Narrator: This is Science Today.
Composer David Cope of the University of California,
Santa Cruz has created a computer program that composes
original music in the styles of many different composers.
It's called EMI, for Experiments in Musical Intelligence.
In writing EMI, Cope was forced to grapple with
the question, what is musical style?
Cope: I discovered in this project that not many people have tried to grapple with that particular subject. It's very esoteric, it's very hard to understand musical style. We generally talk about it in generalizations that really don't mean anything. EMI's suggesting that there are some deep reasons why Bach sounds like Bach and why Mozart sounds like Mozart, and I think that's important to the study of music and to the study of musicology.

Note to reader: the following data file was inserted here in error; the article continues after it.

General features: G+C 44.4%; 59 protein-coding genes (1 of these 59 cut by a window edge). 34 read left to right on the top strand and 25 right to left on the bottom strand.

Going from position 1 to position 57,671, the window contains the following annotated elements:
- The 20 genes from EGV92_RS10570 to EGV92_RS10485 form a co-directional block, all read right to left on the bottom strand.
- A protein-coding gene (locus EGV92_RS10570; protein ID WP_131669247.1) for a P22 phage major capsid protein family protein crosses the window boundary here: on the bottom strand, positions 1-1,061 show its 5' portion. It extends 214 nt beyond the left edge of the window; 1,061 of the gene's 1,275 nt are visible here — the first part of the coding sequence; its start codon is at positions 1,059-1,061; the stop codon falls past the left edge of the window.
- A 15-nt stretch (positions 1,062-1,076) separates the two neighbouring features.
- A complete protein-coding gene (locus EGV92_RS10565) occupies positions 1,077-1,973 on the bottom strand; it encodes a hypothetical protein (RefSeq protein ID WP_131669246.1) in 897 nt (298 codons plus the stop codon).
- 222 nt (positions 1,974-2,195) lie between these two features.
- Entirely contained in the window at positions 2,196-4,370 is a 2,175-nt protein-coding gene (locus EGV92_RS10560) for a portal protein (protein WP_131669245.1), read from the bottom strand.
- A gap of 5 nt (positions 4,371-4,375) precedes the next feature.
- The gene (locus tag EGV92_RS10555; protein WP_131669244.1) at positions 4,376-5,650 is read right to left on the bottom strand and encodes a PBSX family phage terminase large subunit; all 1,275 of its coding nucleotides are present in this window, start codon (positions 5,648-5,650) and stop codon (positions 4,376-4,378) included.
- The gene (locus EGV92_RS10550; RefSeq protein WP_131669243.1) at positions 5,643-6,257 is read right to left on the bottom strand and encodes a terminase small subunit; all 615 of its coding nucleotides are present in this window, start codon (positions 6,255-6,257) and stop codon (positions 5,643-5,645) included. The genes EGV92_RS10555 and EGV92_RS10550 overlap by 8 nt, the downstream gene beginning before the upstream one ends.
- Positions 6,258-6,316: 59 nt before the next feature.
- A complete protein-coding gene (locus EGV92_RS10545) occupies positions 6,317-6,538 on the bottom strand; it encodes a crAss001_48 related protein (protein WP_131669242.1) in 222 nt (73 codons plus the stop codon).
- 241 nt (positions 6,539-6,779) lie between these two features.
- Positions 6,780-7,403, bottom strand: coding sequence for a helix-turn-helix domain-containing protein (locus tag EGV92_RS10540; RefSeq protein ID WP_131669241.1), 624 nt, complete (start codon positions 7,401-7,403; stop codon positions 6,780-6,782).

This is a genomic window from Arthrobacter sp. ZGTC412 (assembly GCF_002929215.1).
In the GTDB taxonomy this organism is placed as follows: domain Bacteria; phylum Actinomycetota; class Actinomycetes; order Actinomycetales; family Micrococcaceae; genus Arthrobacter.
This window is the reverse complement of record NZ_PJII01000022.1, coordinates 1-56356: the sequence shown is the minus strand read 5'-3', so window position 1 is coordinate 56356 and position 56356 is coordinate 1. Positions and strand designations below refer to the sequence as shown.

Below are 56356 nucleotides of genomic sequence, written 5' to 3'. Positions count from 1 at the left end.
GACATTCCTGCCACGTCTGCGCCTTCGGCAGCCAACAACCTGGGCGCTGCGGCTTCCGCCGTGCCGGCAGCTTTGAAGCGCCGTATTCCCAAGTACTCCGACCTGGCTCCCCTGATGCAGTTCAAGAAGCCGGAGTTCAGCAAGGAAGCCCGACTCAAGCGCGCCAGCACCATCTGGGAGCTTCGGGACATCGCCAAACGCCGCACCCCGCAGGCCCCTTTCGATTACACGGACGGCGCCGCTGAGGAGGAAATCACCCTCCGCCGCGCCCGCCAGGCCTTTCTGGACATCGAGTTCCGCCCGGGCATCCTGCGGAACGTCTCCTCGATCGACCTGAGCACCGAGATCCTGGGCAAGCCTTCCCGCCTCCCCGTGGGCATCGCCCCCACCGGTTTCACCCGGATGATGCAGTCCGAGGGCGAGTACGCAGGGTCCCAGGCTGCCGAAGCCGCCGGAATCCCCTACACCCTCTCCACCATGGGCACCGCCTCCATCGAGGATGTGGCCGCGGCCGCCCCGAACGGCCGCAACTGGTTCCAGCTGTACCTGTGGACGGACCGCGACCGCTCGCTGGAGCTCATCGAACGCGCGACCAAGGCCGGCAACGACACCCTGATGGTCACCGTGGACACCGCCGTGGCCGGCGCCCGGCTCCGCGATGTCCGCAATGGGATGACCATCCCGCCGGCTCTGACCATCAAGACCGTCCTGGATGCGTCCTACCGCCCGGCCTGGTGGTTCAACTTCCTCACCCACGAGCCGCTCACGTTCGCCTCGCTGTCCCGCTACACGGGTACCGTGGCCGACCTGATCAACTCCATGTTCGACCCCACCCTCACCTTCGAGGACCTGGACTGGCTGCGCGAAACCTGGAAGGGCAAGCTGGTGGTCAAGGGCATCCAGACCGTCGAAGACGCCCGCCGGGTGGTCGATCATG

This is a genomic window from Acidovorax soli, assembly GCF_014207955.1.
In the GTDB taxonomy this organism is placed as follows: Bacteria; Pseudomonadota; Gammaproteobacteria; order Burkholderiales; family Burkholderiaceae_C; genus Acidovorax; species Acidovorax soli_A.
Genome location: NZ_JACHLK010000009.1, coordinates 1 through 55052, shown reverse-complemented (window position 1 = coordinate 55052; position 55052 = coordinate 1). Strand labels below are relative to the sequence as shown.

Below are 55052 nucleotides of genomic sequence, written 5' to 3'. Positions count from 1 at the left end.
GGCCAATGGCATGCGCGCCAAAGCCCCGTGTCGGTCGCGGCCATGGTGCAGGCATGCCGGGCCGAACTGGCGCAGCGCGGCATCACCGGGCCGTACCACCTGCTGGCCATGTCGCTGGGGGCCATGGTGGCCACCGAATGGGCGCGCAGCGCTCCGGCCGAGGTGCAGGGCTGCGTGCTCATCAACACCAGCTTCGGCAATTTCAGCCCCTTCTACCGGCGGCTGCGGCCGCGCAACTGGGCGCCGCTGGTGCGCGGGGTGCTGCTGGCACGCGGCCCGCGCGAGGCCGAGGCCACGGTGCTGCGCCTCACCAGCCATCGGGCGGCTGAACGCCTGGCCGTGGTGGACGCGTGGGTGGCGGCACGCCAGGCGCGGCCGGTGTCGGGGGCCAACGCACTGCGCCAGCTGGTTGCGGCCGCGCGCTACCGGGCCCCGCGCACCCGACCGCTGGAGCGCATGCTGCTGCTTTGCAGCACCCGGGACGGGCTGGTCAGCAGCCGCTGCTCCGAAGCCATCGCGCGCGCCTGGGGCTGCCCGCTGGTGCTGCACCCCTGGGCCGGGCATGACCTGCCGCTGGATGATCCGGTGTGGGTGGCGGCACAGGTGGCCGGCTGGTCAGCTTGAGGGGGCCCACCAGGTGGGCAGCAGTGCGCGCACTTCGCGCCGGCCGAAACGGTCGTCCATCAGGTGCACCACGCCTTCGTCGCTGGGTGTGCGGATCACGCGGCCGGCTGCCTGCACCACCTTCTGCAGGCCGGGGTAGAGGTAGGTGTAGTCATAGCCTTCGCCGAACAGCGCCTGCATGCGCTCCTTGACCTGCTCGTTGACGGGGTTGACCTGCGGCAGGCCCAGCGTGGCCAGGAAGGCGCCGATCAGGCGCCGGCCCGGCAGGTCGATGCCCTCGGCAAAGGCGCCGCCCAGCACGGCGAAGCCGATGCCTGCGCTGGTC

Narrator: Right now, Cope is designing a new work station that other composers can use. They'll continue to compose music just as they have in the past.
Cope: At the same time they'll have this sort of partner that will work with them and be able to produce very quickly for them, almost in real time, a continuance of the music they're writing, or a whole new piece or pieces.
Narrator: For Science Today, I'm Steve Tokar.